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County launches Reddington Levee setback project

From left: King County Flood Control District Chair Reagan Dunn, Auburn Mayor Pete Lewis and Flood District Board member Pete von Reichbauer spoke of the importance of the Reddington Levee Setback Project at a kickoff event at Brannan Park in Auburn on Tuesday. - Courtesy photo
From left: King County Flood Control District Chair Reagan Dunn, Auburn Mayor Pete Lewis and Flood District Board member Pete von Reichbauer spoke of the importance of the Reddington Levee Setback Project at a kickoff event at Brannan Park in Auburn on Tuesday.
— image credit: Courtesy photo

King County kicked off the Reddington Levee Setback project at Brannan Park on Tuesday afternoon, launching the largest flood-risk reduction project since the King County Flood Control District formed in 2007.

Affecting some 596 properties in Auburn, 321 residential and 275 commercial, the project removes the existing levee and builds its replacement further west from the river. It extends the levee 6,600 feet north from 26th Street at the southern boundary of Brannan Park to the northern boundary of Monterey Park.

According to King County officials, the levee, built more than 50 years ago to provide flood protection to surrounding agricultural lands and prone to seepage, is not up to today's design and construction standards.

Not that the residents in River Mobile Estates need to be told the present levee isn't up to snuff. The water that sloshes through the park when the river rises provides a near yearly reminder.

The problem is that the levee's makers built it on the river side of a former channel, which is a wetland today. So while the levee keeps the flood within the channel, it cuts off the wetland that stores the water at the same time, backing it up and flooding the adjacent mobile home park.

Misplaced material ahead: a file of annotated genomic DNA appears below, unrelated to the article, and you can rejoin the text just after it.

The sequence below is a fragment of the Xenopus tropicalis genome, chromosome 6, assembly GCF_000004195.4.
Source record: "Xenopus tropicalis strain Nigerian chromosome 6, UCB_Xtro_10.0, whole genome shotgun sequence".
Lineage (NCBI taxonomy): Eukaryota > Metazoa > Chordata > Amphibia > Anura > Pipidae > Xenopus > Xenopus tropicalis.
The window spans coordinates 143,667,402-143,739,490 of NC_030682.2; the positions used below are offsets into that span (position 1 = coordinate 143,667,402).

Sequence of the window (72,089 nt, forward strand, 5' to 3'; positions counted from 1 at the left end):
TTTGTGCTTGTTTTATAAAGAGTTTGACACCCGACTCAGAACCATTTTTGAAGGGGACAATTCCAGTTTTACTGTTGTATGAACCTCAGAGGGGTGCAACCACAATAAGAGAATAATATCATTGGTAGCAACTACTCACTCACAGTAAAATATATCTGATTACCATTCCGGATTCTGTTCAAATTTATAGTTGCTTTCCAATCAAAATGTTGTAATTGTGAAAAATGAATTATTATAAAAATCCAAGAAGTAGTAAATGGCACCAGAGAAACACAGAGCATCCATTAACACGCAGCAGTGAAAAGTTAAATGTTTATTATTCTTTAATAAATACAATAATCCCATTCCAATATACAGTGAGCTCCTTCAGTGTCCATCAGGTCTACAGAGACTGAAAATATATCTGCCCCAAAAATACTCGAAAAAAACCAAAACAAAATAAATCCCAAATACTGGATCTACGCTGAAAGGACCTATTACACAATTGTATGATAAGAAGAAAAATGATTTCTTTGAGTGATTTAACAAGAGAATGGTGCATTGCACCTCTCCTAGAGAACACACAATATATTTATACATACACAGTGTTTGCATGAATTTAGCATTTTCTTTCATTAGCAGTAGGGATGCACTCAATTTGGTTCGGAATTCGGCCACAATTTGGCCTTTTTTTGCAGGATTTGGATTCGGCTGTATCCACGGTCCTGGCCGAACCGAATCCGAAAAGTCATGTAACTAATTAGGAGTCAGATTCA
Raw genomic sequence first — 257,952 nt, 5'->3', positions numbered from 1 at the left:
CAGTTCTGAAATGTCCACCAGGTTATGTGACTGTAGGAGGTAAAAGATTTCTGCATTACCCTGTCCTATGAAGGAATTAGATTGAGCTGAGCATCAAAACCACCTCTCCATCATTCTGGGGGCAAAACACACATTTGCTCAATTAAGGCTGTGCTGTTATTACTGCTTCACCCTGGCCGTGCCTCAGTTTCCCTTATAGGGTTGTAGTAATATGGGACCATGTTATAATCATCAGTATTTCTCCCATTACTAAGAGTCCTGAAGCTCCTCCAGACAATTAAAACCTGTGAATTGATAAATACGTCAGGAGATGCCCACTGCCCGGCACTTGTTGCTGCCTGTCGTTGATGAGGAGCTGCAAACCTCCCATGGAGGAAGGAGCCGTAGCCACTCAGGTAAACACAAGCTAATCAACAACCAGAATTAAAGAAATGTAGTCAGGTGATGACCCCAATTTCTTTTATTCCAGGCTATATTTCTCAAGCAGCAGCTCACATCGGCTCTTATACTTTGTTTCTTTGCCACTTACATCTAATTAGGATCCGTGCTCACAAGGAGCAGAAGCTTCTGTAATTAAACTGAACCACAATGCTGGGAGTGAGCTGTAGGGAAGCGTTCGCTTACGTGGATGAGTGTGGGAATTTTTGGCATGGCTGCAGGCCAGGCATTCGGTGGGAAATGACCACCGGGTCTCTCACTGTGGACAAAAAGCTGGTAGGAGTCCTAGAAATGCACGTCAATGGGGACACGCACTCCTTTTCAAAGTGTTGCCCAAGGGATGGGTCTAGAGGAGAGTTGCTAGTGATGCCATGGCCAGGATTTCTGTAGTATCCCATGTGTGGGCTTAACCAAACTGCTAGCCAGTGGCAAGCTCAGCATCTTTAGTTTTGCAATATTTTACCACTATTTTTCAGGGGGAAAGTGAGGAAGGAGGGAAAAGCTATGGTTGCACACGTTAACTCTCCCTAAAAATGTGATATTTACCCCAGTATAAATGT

Devastating flooding impacts are possible if a flood exceeds the channel capacity through that section of the river.

The second phase — in the early discussion stage only — would extend the levee beyond the northern end of Phase 1 to S. 277th Street.

There is no money for Phase 2 — not yet. But City officials hope that by the time the first phase is finished, the KCFCD will have the money and be ready to roll. Even if this final phase is not built for years, City Public Works Director Dennis Dowdy told members of the Planning and Community Development Committee earlier this year, the new levee will stand on its own as a significant improvement for the residents of River Mobile Home Estates.

"It does provide for the mobile home park a tremendous benefit that we don't have right now, which is they have a very seeping levee in front of them now," said Dowdy. "The moment we get phase 1 built, all the residents of this mobile home park will be much better protected than they are today."

While the project will widen the channel and provide increased flood protection, it will also provide ecological benefits. Without the existing levee and its underwater armoring, the river will be able to meander within a wider corridor, making it more free flowing and offering more natural ecological processes and benefits for fish.

Signficantly, because the westward relocation of the levee will displace 16 mobile homes, additional property had to be purchased to replace what's lost. Those mobile homes also had to be replaced.

The King County Flood Control District is a special taxing district created by King County residents.

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